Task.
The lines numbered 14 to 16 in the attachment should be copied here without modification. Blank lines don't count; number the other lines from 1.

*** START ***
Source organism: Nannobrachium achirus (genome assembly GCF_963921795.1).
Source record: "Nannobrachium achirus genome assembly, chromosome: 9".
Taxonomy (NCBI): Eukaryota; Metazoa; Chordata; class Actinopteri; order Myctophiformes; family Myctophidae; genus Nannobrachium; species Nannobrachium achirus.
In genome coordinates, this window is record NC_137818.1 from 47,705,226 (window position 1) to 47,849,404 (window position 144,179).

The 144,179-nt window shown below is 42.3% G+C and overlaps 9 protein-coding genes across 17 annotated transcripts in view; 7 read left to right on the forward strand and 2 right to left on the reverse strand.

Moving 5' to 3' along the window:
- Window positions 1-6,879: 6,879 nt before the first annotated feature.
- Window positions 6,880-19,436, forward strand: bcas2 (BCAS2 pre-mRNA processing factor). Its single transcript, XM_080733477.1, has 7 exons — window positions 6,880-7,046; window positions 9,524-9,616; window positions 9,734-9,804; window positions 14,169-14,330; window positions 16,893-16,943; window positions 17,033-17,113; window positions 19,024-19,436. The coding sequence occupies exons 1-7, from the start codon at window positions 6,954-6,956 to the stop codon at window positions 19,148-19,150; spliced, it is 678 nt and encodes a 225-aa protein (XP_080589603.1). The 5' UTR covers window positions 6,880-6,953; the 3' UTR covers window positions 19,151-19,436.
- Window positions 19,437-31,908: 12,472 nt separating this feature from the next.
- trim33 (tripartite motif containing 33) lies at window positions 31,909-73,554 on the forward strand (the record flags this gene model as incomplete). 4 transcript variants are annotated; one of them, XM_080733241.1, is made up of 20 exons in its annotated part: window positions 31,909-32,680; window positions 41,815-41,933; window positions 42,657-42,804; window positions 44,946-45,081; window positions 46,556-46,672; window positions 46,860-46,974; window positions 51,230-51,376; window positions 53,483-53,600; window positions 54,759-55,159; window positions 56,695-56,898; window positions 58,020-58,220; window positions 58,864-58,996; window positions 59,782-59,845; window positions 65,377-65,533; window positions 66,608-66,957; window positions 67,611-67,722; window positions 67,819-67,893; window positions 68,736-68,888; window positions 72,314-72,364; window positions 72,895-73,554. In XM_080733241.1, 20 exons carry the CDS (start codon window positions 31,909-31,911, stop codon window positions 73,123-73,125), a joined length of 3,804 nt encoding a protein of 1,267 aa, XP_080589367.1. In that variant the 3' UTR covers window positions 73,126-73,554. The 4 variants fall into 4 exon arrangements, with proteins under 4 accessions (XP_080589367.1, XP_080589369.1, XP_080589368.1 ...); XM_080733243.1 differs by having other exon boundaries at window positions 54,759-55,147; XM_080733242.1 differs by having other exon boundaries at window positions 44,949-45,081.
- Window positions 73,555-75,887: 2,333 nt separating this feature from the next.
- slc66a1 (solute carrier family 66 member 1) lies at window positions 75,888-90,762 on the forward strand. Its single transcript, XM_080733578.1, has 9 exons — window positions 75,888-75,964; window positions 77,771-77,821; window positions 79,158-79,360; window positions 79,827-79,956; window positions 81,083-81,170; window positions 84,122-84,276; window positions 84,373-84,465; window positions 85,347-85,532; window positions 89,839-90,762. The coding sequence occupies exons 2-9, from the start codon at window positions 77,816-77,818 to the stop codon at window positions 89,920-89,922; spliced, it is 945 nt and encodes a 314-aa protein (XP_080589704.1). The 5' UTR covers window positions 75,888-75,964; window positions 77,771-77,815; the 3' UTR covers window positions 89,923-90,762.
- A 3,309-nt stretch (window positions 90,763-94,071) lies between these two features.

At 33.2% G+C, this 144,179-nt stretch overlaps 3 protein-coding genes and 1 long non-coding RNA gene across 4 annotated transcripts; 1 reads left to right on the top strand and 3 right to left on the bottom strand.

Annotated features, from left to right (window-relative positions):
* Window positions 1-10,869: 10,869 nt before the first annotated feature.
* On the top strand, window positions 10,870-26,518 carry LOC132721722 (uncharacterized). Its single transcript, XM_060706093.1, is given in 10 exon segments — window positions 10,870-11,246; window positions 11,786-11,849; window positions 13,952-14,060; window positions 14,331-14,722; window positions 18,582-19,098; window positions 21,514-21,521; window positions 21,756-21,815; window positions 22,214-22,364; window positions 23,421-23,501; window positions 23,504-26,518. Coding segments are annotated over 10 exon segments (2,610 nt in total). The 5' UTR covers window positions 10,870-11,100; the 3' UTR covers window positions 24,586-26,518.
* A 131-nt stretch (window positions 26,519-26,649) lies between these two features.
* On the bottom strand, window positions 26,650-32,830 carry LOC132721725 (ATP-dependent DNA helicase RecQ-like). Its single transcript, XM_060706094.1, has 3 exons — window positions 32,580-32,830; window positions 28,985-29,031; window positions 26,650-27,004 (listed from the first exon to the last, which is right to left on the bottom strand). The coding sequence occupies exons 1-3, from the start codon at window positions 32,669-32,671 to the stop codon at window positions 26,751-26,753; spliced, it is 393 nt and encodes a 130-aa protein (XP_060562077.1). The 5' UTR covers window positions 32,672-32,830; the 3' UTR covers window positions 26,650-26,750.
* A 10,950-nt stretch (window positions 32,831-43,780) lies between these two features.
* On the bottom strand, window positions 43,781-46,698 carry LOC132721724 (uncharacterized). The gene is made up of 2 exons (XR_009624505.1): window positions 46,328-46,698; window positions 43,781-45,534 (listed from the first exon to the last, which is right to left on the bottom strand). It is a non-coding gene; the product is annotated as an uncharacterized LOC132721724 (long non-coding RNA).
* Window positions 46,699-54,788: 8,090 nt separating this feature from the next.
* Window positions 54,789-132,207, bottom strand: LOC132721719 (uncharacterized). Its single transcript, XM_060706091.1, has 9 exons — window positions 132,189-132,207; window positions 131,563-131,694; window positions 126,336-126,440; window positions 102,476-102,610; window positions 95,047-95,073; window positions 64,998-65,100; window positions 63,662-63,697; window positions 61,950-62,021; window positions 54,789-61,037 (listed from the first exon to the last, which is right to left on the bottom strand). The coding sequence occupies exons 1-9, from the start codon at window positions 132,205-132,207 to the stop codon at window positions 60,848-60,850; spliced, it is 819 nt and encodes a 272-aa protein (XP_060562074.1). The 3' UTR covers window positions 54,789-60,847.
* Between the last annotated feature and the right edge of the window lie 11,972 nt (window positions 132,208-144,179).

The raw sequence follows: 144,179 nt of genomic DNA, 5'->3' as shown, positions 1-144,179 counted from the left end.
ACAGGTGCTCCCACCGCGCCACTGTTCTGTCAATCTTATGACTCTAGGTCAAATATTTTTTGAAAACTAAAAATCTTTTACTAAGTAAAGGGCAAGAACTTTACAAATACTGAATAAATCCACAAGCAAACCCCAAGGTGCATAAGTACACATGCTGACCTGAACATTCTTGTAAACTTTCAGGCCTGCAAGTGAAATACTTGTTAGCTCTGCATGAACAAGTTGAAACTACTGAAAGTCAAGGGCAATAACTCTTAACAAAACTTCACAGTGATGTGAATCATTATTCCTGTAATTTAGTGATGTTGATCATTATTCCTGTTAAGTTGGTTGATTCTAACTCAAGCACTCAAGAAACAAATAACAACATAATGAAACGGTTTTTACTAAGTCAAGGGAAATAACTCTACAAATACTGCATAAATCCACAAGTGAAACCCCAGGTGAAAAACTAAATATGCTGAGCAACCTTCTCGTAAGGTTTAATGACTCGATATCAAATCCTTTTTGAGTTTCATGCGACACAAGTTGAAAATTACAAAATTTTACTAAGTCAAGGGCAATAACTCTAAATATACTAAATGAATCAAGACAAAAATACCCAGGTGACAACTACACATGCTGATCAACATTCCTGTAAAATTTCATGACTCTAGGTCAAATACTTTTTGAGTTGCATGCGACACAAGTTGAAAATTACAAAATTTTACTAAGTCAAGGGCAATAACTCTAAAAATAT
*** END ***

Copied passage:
At 33.2% G+C, this 144,179-nt stretch overlaps 3 protein-coding genes and 1 long non-coding RNA gene across 4 annotated transcripts; 1 reads left to right on the top strand and 3 right to left on the bottom strand.

Annotated features, from left to right (window-relative positions):
* Window positions 1-10,869: 10,869 nt before the first annotated feature.